Friday Link: How the customer is always right… unless they’re not


For Friday reading: Seth Godin writes this week about the unwritten rule 3 on Stew Leonard’s famous granite rock:



“If the customer is wrong, they’re not your customer any more.”


This is going in a review deck I’m working on for next week.


I agree that when you treat a customer like they’re wrong, they’ll walk away from your product and tell two friends, and they’ll tell two friends… you get the picture. You only have so many chances to help a customer out, and turn around their perceptions. And if you don’t, you risk alienating them.


Seth is worth reading regularly.


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Comments (4)

  1. I find your comment interesting, and because of an experience I had this week (see my blog with the post, “It’s OK to say, ‘Oh, screw it!'”). I didn’t think about how the customer would feel if you were always telling them that they were wrong. I took a different approach. Interesting perspective.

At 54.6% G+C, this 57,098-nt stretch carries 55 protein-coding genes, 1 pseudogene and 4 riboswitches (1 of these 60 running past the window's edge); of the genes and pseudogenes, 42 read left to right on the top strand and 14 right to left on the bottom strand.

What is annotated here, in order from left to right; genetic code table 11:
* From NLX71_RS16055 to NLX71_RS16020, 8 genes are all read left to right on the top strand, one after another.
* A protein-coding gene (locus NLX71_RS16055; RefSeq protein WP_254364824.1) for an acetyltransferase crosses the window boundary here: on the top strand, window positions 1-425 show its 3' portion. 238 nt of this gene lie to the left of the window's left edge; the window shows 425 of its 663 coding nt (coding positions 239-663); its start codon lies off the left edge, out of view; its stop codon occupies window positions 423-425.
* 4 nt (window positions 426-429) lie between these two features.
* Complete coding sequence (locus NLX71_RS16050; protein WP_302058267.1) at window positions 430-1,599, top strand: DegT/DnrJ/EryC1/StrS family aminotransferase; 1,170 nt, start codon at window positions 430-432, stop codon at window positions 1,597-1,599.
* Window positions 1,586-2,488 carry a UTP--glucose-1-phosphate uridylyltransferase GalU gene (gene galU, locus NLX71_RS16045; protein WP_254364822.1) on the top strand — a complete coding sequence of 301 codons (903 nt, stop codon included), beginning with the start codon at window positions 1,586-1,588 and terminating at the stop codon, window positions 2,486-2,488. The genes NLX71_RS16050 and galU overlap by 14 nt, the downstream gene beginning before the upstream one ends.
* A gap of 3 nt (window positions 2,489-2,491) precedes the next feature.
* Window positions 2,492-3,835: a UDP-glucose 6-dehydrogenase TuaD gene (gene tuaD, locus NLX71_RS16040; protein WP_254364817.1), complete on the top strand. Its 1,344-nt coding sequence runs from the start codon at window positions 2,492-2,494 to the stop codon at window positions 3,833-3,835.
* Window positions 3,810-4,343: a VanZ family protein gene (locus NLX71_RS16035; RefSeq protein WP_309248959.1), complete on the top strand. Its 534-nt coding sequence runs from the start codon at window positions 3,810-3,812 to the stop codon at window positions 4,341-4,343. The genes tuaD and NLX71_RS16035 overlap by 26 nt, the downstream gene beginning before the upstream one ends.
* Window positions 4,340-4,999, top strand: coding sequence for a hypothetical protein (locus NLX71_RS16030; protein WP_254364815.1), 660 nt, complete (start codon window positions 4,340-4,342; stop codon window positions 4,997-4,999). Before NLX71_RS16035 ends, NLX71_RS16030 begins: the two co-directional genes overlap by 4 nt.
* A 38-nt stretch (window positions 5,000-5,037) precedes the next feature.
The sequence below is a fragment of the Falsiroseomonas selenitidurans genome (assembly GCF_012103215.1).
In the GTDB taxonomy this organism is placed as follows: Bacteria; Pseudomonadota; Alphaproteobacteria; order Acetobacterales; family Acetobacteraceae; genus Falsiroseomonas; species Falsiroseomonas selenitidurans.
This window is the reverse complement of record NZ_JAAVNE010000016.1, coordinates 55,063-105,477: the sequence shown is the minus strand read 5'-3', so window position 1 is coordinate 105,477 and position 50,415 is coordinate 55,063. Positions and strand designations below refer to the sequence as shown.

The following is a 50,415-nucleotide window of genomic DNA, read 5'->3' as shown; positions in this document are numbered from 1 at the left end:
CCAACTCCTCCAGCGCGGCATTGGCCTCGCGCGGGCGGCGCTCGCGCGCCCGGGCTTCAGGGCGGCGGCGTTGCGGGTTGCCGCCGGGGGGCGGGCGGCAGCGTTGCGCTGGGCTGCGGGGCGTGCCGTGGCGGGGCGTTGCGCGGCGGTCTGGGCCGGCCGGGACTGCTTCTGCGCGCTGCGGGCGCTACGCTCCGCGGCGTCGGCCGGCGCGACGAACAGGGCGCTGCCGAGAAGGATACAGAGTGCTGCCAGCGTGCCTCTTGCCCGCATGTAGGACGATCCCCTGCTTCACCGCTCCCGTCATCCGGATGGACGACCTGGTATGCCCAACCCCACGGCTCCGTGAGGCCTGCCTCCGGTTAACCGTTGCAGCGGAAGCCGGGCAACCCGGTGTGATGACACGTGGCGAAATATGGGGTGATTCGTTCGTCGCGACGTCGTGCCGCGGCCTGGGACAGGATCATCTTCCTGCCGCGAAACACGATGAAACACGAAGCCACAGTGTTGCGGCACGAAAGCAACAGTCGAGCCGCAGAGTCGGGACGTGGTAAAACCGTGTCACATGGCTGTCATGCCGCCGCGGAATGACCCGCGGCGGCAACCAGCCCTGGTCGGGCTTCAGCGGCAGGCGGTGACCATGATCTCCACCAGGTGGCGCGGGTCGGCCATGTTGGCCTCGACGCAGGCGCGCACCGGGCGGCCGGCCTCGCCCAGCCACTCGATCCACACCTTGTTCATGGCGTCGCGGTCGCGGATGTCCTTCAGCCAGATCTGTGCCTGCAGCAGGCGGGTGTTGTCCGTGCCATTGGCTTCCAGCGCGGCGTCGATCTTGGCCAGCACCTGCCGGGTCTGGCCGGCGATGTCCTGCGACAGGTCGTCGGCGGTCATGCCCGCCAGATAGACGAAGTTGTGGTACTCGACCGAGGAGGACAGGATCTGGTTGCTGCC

2. M3 Sweatt says:

    Thanks for your comment — I read the post on your site. Seth is one of those people, I’ve found, that has the uncanny ability to blog about timely, relevant topics.

    I’ve worked with people who’ve been on the clock with customers, and I remember a discussion with a friend who is a high-priced consultant with a big-name firm. She said of working with a large multinational media and television broadcasting/production company that “as long as my client is happy with the level of service and ideas I bring to them, I’ll do the job and stick it out even if it’s painful. Chances are that I walk away from something I can’t stand, it could affect all the other jobs we have with the client.”

  3. MSDN Archive says:

    Need to fix your first link for Seth

  4. M3 Sweatt says:

    Done – thanks for the ping, James.

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